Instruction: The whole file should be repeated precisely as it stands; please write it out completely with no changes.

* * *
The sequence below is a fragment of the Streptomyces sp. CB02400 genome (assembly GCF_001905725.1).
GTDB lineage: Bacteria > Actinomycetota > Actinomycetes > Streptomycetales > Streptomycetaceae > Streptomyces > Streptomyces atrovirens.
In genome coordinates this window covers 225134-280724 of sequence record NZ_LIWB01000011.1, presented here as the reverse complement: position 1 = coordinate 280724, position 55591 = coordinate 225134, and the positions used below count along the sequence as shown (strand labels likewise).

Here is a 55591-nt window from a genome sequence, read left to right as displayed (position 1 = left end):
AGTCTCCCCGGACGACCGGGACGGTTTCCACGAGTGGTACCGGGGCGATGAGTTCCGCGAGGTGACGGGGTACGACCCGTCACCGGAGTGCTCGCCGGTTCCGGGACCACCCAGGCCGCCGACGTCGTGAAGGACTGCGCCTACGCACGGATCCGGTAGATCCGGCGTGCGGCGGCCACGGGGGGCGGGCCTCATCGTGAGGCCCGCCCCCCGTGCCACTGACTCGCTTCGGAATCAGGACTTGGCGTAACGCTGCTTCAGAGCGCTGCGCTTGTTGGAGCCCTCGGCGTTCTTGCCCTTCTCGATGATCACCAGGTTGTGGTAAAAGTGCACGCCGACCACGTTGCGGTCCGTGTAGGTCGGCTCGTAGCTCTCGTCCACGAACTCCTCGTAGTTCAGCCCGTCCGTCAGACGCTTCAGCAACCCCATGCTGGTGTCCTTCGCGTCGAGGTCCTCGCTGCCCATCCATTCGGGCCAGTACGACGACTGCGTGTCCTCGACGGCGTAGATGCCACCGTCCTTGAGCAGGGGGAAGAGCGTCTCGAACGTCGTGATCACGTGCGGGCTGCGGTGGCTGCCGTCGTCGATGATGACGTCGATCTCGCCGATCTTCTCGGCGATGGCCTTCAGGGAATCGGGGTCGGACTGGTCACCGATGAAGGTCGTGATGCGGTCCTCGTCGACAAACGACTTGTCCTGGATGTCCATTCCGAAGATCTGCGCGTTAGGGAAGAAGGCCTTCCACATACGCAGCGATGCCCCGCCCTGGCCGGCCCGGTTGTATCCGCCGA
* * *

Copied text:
The sequence below is a fragment of the Streptomyces sp. CB02400 genome (assembly GCF_001905725.1).
GTDB lineage: Bacteria > Actinomycetota > Actinomycetes > Streptomycetales > Streptomycetaceae > Streptomyces > Streptomyces atrovirens.
In genome coordinates this window covers 225134-280724 of sequence record NZ_LIWB01000011.1, presented here as the reverse complement: position 1 = coordinate 280724, position 55591 = coordinate 225134, and the positions used below count along the sequence as shown (strand labels likewise).

Here is a 55591-nt window from a genome sequence, read left to right as displayed (position 1 = left end):
AGTCTCCCCGGACGACCGGGACGGTTTCCACGAGTGGTACCGGGGCGATGAGTTCCGCGAGGTGACGGGGTACGACCCGTCACCGGAGTGCTCGCCGGTTCCGGGACCACCCAGGCCGCCGACGTCGTGAAGGACTGCGCCTACGCACGGATCCGGTAGATCCGGCGTGCGGCGGCCACGGGGGGCGGGCCTCATCGTGAGGCCCGCCCCCCGTGCCACTGACTCGCTTCGGAATCAGGACTTGGCGTAACGCTGCTTCAGAGCGCTGCGCTTGTTGGAGCCCTCGGCGTTCTTGCCCTTCTCGATGATCACCAGGTTGTGGTAAAAGTGCACGCCGACCACGTTGCGGTCCGTGTAGGTCGGCTCGTAGCTCTCGTCCACGAACTCCTCGTAGTTCAGCCCGTCCGTCAGACGCTTCAGCAACCCCATGCTGGTGTCCTTCGCGTCGAGGTCCTCGCTGCCCATCCATTCGGGCCAGTACGACGACTGCGTGTCCTCGACGGCGTAGATGCCACCGTCCTTGAGCAGGGGGAAGAGCGTCTCGAACGTCGTGATCACGTGCGGGCTGCGGTGGCTGCCGTCGTCGATGATGACGTCGATCTCGCCGATCTTCTCGGCGATGGCCTTCAGGGAATCGGGGTCGGACTGGTCACCGATGAAGGTCGTGATGCGGTCCTCGTCGACAAACGACTTGTCCTGGATGTCCATTCCGAAGATCTGCGCGTTAGGGAAGAAGGCCTTCCACATACGCAGCGATGCCCCGCCCTGGCCGGCCCGGTTGTATCCGCCGA